Kolkata, Sep 3 (IANS) The West Bengal government may have promised to return the Tata Nano project land to farmers in Singur, but experts have voiced doubts over the “ecological and economical viability” of restoring the land to its pre-acquisition status.
“The Supreme Court verdict restores the land right of the farmers. But, ecologically converting the land into the cultivable state as it was earlier would not be possible,” said A.K. Chakravarti, professor at the Soil and Water Engineering Department at Bidhan Chandra Krishi Viswa Vidyalaya.
“As per the apex court order, it would be possible to return the land to peasants but to do so in a cultivable state and restore the earlier topography would be extremely difficult. Yield would not be what cultivators used to get before the acquisition,” he said.
“In fact, during the development of the land for the Tata Nano project, some water bodies were created to use the soil from them in land filing, as the area had mostly low-lying agricultural land. The water bodies have been retained to ensure additional sources of surface water. From the economic point of view, water bodies of a particular size have more yield than an agricultural land,” Chakravarti told IANS.
Two days after the Supreme Court quashed the land acquisition for the Tata Motors’ small car project by the erstwhile Left Front regime, the present Trinamool Congress government of Mamata Banerjee started the land survey on Friday and said it would complete the process of returning land within the time stipulated by the Supreme Court.
On Thursday, Chief Minister Banerjee chaired a high-level emergency meeting at the state secretariat Nabanna to decide on follow-up actions for implementing the judicial order.
The state government has announced that all land-losers will get the same plot of land which they owned before the acquisition in 2006. Banerjee also announced that her government would make cultivable whichever plot of land has become uncultivable.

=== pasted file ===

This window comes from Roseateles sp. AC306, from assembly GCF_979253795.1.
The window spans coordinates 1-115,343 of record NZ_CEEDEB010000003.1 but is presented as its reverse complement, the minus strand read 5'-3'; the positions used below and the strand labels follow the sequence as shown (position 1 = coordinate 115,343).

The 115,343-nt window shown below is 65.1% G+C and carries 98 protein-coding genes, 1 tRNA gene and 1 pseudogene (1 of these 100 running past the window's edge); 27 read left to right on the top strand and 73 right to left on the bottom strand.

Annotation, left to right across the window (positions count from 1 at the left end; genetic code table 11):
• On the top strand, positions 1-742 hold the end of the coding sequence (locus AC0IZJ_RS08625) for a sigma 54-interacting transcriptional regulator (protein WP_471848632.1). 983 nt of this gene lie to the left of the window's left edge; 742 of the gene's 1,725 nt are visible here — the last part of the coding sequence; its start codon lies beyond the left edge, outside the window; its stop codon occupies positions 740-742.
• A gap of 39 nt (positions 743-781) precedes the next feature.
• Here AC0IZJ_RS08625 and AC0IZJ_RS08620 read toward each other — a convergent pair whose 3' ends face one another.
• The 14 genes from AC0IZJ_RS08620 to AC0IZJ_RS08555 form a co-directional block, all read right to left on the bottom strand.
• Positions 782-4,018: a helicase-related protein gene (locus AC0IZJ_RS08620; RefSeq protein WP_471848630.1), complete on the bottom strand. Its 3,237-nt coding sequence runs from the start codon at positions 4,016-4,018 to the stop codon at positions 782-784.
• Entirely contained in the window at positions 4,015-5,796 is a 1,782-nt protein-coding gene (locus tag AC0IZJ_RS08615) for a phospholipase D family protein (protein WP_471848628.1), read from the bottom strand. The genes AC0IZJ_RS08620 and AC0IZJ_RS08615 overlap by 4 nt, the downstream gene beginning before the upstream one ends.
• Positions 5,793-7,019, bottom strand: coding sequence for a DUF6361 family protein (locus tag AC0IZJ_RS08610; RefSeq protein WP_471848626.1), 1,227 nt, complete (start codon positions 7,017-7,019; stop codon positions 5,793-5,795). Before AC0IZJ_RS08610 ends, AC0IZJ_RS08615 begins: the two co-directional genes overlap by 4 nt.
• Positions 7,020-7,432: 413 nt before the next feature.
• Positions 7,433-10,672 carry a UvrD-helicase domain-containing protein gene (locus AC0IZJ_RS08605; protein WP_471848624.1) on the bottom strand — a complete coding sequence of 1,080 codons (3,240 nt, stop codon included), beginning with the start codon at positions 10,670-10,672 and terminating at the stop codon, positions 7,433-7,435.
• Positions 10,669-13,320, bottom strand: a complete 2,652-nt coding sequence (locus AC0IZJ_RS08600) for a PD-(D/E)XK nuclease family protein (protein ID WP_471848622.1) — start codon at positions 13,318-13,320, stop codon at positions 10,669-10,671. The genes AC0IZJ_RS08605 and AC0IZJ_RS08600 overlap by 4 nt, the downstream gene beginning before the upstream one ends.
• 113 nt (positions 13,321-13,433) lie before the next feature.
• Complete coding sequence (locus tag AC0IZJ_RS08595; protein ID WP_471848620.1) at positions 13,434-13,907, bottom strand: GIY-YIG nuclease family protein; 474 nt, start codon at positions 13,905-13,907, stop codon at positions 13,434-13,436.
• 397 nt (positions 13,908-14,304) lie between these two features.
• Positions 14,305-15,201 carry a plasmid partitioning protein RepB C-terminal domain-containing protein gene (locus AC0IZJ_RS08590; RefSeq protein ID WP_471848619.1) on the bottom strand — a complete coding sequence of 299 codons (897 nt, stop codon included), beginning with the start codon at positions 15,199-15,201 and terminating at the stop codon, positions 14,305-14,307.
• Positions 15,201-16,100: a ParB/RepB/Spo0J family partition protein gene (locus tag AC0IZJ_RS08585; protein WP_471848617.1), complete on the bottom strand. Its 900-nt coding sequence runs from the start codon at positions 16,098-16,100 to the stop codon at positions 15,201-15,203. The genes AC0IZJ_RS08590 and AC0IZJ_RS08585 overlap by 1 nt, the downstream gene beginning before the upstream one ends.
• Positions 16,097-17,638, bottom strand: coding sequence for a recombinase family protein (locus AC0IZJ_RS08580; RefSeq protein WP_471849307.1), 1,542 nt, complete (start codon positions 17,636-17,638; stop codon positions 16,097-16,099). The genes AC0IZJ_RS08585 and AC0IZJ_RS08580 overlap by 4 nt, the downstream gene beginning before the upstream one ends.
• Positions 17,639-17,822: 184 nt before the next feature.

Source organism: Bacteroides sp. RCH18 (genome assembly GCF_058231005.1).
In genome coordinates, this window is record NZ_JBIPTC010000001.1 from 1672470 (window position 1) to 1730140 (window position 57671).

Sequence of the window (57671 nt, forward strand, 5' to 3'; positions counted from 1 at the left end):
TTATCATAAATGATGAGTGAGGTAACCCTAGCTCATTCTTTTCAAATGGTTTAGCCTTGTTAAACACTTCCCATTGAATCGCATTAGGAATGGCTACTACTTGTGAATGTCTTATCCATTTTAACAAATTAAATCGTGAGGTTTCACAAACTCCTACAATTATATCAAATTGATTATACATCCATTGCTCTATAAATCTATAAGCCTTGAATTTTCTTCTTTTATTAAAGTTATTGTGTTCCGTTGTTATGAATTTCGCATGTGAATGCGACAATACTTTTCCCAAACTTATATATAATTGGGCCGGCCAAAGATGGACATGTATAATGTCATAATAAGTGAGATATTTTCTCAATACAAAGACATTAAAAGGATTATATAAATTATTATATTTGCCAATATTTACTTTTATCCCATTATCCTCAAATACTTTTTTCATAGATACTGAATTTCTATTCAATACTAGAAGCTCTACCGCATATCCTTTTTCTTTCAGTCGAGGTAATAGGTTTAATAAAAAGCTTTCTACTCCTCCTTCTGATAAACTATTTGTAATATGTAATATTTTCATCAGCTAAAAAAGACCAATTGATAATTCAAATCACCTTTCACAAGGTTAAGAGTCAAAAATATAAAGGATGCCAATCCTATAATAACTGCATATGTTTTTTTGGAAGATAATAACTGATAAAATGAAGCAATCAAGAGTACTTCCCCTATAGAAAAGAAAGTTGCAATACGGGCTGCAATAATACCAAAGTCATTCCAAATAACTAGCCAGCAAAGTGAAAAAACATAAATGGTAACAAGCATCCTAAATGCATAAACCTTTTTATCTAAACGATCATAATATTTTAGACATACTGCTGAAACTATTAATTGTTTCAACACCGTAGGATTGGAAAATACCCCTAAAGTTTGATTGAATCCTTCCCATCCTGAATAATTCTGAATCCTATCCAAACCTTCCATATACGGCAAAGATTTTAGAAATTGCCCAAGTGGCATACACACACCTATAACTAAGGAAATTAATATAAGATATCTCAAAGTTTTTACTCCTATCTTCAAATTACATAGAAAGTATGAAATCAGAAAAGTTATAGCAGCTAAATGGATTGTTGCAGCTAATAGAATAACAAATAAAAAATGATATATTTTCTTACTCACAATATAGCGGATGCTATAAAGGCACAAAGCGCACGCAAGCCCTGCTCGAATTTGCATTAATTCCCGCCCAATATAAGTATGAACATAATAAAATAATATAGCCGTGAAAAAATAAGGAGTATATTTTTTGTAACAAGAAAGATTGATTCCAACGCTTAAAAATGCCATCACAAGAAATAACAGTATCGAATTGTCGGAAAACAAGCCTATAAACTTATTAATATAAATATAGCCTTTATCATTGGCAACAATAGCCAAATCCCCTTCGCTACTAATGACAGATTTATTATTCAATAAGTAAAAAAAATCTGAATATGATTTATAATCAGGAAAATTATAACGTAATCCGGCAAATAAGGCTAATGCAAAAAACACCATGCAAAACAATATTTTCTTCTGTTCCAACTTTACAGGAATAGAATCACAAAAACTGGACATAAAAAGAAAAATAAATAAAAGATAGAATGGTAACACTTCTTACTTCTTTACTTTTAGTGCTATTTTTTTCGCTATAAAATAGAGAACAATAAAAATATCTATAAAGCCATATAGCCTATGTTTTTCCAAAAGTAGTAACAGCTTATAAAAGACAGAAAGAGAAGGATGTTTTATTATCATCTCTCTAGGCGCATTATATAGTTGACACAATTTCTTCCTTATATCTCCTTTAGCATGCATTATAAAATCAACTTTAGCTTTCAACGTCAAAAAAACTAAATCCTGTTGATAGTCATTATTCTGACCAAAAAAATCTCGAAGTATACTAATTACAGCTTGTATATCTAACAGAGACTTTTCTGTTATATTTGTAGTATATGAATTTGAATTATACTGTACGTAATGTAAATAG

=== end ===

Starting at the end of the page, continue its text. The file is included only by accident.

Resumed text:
“It is a daunting task to convert such land into a cultivable state. Nature of most of the land within the project area has surely changed because the land was acquired 10 years ago and in some parts of the project area, constructions were also carried out,” said Abhijit Kumar Nandi, a professor at the Agricultural Economics Department at the Bidhan Chandra Krishi Viswa Vidyalaya.
“Developers will have to source top soil from other areas. The major challenge will be to source the top soil which is the most important ingredient for cultivation,” Nandi told IANS.
“I will be surprised if even half of about 1,000 acres of land acquired for the project can be converted into a properly cultivable state,” Nandi said.
He also said sourcing of the top soil could lead to a surge in its prices. While it could be sourced by deploying workers under the 100-day work programme, a huge amount of top soil would be required for development of such a large tract of land.
“About Rs 15 lakh per acre may have to be pumped in over a period of one-and-a-half years. Then the land has to be left in that state for a year to season it and make it properly cultivable. I don’t know whether the investment will be worth it, and what the return on such investment will be,” Nandi said while estimating the cost of developing the land.
Both experts agreed that “the stipulated time-frame for returning land to farmers and that too in a cultivable state seems to be impossible”.
The apex court, which delivered its landmark verdict on August 31, has ordered that the land be returned within 12 weeks of receiving the copy of the judgement.
Ashis Ghosh, Director of the Centre for Environment and Development, said the top soil — the first two inches of soil — and the sub-soil, usually a layer of 12-24 inch (varying from place to place and depending on the condition of the soil nutrient), was destroyed within the project area where construction has taken place.
Citing the example of restoration of land at Suri in Birbhum district after the unsuccessful attempt of a coal-bed methane exploration project in 2010, Ghosh said: “In this particular project, British Petroleum did not find the project economically viable.
“As per the agreement with land-givers, they restored the land. In this connection we have worked there. Fortunately, after excavation of the plot, the project developers kept the top and sub-soil in the adjacent areas.
“It helped to restore the land and we didn’t have to source it from other places. We have also restored the nutrition of the land to a large extent by employing our traditional methods.
“However, the size of the land that was restored was hardly about three acres and it took more than six months to complete the development,” Ghosh added.
(Bappaditya Chatterjee can be contacted at firstname.lastname@example.org)